Antoni Perzyński (born 1767), Polish priest and director of the Wałcz gymnasium
Ludwig Riess (1861–1928), German-born historian and educator, noted for his work in late 19th century Japan
Friedrich-Carl von Steinkeller (1896–1981), Wehrmacht general
Josef Rudnick (1917–2009), German businessman and CDU politician
Marian Matłoka (1918–1986), Polish sprint canoer, competed in the 1948 Summer Olympics
Godela Habel (born 1929), German painter and artist
Anna Bukis (born 1953), former Polish female athlete, competed in the 1980 Summer Olympics
Grzegorz Kołtan (born 1955), Polish sprint canoer who competed the 1980 Summer Olympics
Robert Strąk (born 1967), Polish politician, elected to the Sejm in 2005
Mirosław Czech (born 1968), Polish politician and journalist, deputy of the Sejm II and III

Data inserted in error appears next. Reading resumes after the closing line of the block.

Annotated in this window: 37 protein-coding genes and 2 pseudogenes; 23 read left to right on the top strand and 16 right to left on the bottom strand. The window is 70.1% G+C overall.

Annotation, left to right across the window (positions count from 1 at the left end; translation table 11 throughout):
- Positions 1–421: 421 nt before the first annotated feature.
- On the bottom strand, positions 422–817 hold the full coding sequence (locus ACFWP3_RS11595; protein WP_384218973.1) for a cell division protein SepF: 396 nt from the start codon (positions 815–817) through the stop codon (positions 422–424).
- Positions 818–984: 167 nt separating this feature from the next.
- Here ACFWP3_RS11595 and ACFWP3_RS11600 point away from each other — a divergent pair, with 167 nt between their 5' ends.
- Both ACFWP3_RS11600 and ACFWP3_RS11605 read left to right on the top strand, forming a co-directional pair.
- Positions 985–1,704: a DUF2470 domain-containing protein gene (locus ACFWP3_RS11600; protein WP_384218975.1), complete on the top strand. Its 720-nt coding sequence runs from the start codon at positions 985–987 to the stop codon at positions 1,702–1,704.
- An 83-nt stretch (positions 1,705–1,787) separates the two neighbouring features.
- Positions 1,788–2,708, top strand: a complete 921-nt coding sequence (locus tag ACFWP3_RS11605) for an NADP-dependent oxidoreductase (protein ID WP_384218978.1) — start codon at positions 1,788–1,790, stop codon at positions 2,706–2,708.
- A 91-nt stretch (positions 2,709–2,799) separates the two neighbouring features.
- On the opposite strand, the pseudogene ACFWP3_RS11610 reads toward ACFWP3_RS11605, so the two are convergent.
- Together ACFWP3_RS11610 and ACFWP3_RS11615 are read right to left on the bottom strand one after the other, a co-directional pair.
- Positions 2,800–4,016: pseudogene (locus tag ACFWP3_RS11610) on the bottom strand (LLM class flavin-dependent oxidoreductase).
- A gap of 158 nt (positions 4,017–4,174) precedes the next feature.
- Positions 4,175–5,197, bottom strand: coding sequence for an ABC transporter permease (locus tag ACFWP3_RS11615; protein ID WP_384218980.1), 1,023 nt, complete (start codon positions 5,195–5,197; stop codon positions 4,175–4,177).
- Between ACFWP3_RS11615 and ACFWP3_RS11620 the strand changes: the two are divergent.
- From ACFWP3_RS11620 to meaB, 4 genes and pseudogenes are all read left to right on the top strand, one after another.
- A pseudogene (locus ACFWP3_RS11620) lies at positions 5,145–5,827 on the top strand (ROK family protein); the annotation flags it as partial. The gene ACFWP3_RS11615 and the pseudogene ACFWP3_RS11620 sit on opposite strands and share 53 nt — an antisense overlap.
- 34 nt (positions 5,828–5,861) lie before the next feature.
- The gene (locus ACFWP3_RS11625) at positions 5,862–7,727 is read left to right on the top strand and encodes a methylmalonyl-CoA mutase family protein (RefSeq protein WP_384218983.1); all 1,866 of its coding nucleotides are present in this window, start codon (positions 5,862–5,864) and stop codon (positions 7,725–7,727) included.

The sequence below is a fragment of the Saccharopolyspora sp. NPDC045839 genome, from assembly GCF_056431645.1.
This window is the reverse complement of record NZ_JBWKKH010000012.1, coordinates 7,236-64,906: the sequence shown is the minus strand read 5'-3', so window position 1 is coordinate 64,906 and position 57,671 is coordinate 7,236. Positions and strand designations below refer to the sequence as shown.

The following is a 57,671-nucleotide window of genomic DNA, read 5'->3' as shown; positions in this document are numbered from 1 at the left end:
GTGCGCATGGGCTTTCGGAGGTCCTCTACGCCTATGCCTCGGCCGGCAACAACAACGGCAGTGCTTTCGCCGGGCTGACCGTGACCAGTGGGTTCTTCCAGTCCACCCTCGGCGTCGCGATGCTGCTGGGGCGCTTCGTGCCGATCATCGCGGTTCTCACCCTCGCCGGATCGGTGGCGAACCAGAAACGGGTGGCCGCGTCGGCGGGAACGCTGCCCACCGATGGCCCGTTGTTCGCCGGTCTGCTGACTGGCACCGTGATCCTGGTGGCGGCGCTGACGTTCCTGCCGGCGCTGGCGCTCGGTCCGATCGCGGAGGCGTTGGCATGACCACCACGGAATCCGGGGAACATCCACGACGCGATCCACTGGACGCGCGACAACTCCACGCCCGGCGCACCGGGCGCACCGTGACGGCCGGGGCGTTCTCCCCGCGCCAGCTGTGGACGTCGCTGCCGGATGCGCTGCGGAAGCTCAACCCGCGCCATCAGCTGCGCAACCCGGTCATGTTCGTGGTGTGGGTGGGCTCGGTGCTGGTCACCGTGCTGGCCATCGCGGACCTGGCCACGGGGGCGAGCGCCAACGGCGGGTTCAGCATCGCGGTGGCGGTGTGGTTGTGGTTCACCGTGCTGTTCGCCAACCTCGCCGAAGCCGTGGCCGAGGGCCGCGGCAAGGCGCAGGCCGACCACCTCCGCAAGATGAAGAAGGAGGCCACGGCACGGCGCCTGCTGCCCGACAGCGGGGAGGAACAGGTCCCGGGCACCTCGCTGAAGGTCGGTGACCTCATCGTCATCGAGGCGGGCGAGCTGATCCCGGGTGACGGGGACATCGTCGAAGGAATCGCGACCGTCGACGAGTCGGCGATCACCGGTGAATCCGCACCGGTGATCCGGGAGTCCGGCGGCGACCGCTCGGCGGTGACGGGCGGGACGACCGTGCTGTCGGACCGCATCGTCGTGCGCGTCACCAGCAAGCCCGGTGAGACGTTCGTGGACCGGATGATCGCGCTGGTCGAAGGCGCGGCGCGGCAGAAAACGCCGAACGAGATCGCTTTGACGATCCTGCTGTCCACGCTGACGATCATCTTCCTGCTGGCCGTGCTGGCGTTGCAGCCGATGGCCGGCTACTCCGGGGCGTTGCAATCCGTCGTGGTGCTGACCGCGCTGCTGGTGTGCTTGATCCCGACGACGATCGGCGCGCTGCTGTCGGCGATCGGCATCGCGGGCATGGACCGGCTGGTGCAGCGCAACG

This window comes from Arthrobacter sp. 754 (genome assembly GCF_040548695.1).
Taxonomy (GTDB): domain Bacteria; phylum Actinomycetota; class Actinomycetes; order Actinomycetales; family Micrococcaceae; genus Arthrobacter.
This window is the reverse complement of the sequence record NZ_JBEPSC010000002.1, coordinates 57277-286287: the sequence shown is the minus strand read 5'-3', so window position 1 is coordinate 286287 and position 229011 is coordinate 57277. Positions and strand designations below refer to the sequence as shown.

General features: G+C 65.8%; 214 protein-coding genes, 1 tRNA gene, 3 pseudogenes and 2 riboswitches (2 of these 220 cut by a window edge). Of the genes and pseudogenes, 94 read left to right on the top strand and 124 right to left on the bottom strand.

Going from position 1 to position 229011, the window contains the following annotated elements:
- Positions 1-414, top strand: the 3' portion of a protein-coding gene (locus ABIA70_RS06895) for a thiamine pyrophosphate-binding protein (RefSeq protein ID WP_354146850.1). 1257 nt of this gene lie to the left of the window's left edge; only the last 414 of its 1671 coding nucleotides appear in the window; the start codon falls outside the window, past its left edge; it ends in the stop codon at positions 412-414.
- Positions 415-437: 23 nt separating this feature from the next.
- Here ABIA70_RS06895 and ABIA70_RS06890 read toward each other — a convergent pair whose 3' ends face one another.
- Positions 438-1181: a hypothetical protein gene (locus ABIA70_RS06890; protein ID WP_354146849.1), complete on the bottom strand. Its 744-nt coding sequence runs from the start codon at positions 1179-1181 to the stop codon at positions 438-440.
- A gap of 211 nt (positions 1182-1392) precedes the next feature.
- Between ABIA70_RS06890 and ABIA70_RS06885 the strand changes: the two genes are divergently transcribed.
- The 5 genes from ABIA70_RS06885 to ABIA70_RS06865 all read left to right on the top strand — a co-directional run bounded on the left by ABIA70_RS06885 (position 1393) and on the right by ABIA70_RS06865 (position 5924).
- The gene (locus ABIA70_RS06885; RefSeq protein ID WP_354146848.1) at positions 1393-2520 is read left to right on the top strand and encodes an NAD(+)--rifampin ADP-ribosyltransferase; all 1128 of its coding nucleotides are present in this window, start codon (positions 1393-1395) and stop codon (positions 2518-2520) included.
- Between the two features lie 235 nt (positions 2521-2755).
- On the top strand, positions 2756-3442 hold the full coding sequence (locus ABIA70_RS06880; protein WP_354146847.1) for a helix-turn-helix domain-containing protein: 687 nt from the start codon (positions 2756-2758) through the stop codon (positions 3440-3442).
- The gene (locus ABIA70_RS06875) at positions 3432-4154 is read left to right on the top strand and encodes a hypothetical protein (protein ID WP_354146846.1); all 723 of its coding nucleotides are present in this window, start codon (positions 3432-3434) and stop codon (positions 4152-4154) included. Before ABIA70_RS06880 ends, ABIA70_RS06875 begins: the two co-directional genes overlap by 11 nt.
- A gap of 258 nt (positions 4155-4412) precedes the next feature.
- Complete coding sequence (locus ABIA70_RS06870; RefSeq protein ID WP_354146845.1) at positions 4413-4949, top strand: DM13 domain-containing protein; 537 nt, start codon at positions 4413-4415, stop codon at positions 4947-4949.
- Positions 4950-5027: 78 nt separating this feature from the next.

Tomasz Goliasz (born 1968), Polish sprint canoer, competed at the 1996 Summer Olympics
Tadeusz Drzazga (born 1975), retired male weightlifter, competed the 2004 Summer Olympics
Joanna Piwowarska (born 1983), Polish pole vaulter, competed at the 2008 Summer Olympics
Łukasz Woszczyński (born 1983), Polish sprint canoer, competed at the 2004 Summer Olympics
Krzysztof Głowacki (born 1986), Polish professional boxer
Michał Kubiak (born 1988), Polish volleyball player, a member of Polish national team and World Champion